Home sellers in London cut £23,400 off their asking prices in August, as interest rate rises finally take their toll on house prices, new research shows.
Asking prices in London fell by 3.5pc to £668,587 compared to July, according to property website Rightmove.
Sellers in the most expensive parts of the country are having to face up to the fact that buyers are grappling with an affordability crunch following huge jumps in mortgage rates.
Nationally, Britain’s wealthiest home sellers cut £17,500 off their asking prices in August – a hit of 2.6pc, as the property market power balance finally starts to shift to buyers.
On average, across all price brackets and areas, asking prices on homes fell by 1.3pc. This was the first drop recorded this year.
The average home costs nearly £5,000 less than it did a month ago, as typical asking prices fell to £365,173, down from £369,968 in July.
The figures show the imbalance between supply and demand is beginning to shift, as the largest jumps in mortgage rates on record start to hit home buyers.
The number of new listings jumped 12pc compared to this time last year, while buyer inquiries fell by 4pc.
But it will take a long time for supply to outstrip demand. These figures were still down 6pc and up 20pc respectively compared to 2019.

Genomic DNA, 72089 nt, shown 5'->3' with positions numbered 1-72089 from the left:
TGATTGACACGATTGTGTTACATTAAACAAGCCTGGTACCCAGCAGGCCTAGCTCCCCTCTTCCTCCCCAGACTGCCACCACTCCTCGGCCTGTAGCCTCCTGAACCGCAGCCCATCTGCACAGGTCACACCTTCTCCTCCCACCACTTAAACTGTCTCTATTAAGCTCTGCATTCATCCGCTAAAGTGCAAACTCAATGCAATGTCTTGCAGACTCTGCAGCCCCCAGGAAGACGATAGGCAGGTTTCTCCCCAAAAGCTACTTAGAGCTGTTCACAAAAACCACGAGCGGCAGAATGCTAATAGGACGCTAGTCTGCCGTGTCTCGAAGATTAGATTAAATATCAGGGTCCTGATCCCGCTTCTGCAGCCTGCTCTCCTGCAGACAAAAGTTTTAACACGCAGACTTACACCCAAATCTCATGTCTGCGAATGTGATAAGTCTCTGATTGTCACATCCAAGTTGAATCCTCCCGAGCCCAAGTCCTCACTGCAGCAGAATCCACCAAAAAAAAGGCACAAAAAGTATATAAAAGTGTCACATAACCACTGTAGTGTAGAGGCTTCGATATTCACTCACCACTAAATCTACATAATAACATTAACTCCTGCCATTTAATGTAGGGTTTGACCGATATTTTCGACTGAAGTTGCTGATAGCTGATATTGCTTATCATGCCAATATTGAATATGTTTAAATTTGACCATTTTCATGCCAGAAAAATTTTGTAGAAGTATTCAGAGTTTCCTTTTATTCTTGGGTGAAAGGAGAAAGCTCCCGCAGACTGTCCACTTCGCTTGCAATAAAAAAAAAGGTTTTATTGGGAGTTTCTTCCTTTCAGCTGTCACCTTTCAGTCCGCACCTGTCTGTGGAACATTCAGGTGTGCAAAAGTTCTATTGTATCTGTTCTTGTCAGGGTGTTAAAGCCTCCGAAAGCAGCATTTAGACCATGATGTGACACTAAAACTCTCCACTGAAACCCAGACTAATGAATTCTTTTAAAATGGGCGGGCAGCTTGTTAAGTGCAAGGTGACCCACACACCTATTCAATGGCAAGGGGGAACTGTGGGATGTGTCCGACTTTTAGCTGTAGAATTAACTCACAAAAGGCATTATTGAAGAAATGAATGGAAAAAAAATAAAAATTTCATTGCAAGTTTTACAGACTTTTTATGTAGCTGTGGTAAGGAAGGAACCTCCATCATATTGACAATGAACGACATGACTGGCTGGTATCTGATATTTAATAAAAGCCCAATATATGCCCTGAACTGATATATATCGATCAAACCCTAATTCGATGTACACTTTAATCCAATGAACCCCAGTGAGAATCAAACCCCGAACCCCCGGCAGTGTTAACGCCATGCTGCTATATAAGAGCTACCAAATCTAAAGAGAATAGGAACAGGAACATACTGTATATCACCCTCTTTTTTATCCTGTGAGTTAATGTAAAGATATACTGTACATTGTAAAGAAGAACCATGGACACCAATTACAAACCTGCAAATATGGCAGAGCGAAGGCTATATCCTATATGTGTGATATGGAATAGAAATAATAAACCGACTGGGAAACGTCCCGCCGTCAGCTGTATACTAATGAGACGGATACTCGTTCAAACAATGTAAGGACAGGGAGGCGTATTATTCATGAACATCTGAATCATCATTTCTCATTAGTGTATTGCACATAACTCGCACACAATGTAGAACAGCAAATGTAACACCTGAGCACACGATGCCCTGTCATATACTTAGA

Homes have been selling so fast for so long that it will take a long time for the rise in listings to boost overall supply – which is still down 39pc compared to before the pandemic.
Tim Bannister, of Rightmove, said: “The size of this imbalance will prevent major price falls this year.”
Year-on-year, asking prices in August were up 8.2pc (down from 9.3pc in July). Rightmove expects the annual growth rate to fall to 7pc by the end of the year.
The Bank of England’s largest interest rate rise for 27 years earlier this month is hitting buyer affordability. Average monthly mortgage payments for a first-time buyer with a 10pc deposit have exceeded £1,000 for the first time, a rise of a third since the start of 2022.
The hit from interest rate rises will filter into the market over the rest of the year, but the impact on the market will not be immediate, Mr Bannister said. This is because prices are still underpinned by a shortage of supply, and there is a strong desire to move.
Josephine Ashby, of John Bray estate agents in Cornwall, said: “We are just starting to see things ease a little in line with the uncertain political and economic climates.”
Demand is still high, but house price growth will slow as more supply comes to the market, Ms Ashby added.
Prices also typically dip in August as buyers go on holiday and the sellers who want to move before Christmas start to price more competitively, Rightmove said.